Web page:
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Mol Med. 1998 April; 4(4): 217–230.
PMCID: PMC2230367

MIF expression in the rat brain: implications for neuronal function.

Abstract

BACKGROUND: The mediator known historically as macrophage migration inhibitory factor (MIF) has been identified recently as being released into the circulation by the anterior pituitary gland as a consequence of stress or during a systemic inflammatory response. Macrophages and T cells also secrete MIF, both in response to proinflammatory factors or upon stimulation with glucocorticoids. Once released, MIF "overrides" or counterregulates the immunosuppressive effects of steroids on cytokine production and immune cellular activation. To further investigate the biology of MIF and its role in the neuroendocrine system, we have studied the regional and cellular expression of MIF in brain tissue obtained from normal rats and rats administered LPS intracisternally. MATERIALS AND METHODS: Rat brain sections were analyzed by immunohistochemistry utilizing an affinity-purified, anti-MIF antibody raised to recombinant MIF, and by in situ hybridization using a digoxigenin-labeled, antisense MIF cRNA probe. The kinetics of MIF mRNA expression in brain were compared with that of IL-1, IL-6, and TNF-alpha by RT-PCR of total brain RNA. The cerebrospinal fluid content of MIF and TNF-alpha proteins was analyzed by Western blotting and ELISA. RESULTS: A strong baseline expression pattern for MIF was observed in neurons of the cortex, hypothalamus, hippocampus, cerebellum, and pons. By in situ hybridization, MIF mRNA was found predominantly in cell bodies whereas MIF protein was detected mostly within the terminal fields associated with neurons. There was a marked pattern of MIF immunoreactivity within the mossy fibers of the dentate gyrus and dendrites of the hippocampal CA3 field. These structures have been shown previously to be involved in glucocorticoid-induced tissue damage within the hippocampus, suggesting an association between MIF and targets of glucocorticoid action. The intracisternal injection of LPS increased MIF mRNA and protein expression in brain and MIF immunoreactivity was due in part to infiltrating monocytes/macrophages. MIF protein also was found to be rapidly released into the cerebrospinal fluid. This response corresponded with that of LPS-induced cytokine release and MIF mRNA expression increased in a distribution that colocalized in large part with that of TNF-alpha, IL-1 beta, and IL-6. CONCLUSION: The significant levels of baseline and inducible MIF expression in the brain and its regional association with glucocorticoid action underscore the importance of this mediator as a physiological regulator of the inflammatory stress response and further define its role within the neuroendocrine system.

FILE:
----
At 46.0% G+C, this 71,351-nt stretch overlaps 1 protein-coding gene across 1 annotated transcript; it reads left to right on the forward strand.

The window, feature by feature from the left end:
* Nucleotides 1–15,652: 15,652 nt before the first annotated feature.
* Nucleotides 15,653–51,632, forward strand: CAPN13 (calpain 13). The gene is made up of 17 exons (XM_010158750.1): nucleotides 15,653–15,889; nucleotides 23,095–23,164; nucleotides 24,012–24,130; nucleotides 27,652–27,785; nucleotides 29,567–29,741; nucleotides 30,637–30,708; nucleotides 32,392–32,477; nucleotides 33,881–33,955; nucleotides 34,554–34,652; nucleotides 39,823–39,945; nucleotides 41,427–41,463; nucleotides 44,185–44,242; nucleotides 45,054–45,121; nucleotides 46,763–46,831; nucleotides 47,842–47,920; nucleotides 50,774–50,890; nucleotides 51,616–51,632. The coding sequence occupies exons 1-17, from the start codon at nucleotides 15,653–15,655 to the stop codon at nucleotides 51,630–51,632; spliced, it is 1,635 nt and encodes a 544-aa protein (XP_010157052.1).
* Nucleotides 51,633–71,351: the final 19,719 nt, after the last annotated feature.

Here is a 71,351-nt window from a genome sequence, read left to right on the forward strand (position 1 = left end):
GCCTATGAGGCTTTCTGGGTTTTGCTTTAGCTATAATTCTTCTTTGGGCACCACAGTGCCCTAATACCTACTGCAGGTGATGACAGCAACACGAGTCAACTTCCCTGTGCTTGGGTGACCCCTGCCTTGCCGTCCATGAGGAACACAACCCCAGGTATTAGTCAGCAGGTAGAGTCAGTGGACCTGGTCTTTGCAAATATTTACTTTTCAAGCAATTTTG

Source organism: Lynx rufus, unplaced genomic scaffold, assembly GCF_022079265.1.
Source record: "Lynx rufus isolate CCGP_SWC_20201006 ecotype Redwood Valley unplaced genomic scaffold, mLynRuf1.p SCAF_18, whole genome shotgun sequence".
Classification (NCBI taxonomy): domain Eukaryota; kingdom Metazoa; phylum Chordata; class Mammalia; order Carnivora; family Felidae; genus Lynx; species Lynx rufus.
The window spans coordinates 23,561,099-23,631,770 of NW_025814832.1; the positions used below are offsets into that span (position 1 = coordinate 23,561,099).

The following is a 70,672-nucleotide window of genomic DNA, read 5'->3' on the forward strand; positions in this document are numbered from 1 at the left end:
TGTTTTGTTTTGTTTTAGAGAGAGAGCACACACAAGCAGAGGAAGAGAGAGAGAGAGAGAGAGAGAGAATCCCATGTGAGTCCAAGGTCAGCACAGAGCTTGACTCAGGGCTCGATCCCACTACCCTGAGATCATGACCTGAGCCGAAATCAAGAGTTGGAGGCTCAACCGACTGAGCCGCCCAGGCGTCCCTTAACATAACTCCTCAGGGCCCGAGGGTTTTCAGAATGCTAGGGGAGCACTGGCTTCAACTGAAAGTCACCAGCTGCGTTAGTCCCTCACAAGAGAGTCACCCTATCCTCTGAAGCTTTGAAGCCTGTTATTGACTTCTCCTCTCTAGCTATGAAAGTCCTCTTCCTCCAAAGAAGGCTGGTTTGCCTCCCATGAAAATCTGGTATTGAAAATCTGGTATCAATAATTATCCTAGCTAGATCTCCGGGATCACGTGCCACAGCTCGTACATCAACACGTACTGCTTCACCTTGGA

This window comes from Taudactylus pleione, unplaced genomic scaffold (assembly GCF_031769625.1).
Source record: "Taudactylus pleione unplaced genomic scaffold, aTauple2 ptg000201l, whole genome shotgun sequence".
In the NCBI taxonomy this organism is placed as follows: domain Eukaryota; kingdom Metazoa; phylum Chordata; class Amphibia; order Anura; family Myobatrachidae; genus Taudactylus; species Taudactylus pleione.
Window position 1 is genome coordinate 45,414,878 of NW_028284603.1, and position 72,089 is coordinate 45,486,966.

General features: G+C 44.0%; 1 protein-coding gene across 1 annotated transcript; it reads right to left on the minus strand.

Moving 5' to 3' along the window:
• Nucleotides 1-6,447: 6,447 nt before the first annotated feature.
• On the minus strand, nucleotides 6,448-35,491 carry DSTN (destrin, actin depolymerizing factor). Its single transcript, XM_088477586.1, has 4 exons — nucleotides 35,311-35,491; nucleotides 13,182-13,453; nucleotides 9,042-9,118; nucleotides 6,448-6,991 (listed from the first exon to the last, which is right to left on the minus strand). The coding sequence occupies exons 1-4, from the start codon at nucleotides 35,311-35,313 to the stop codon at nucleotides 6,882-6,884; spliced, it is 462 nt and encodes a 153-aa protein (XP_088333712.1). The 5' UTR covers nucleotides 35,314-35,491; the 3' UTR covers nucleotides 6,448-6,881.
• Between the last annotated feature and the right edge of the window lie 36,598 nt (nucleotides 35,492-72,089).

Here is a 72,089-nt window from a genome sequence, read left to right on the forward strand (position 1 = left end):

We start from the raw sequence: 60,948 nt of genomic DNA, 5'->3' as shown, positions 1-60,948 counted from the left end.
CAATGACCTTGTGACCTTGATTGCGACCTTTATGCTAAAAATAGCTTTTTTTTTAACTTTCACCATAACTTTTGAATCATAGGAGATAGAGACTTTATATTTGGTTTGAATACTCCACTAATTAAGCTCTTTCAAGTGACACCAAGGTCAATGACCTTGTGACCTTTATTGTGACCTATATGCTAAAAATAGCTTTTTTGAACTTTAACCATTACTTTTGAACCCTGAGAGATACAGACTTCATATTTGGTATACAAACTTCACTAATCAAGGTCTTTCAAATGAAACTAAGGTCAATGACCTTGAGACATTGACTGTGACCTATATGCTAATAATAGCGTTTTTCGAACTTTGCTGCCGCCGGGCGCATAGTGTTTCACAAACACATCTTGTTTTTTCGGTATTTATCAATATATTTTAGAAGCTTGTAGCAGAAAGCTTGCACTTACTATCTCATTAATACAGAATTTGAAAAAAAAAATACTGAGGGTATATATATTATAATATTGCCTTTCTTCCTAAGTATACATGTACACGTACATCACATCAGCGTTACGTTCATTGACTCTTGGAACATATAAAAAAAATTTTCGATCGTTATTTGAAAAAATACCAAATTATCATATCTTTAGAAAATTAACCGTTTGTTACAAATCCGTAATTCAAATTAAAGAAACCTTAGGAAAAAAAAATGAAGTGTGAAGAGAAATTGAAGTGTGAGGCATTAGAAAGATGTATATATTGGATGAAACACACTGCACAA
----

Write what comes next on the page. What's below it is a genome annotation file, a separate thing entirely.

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Selected References

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Articles from Molecular Medicine are provided here courtesy of The Feinstein Institute for Medical Research at North Shore LIJ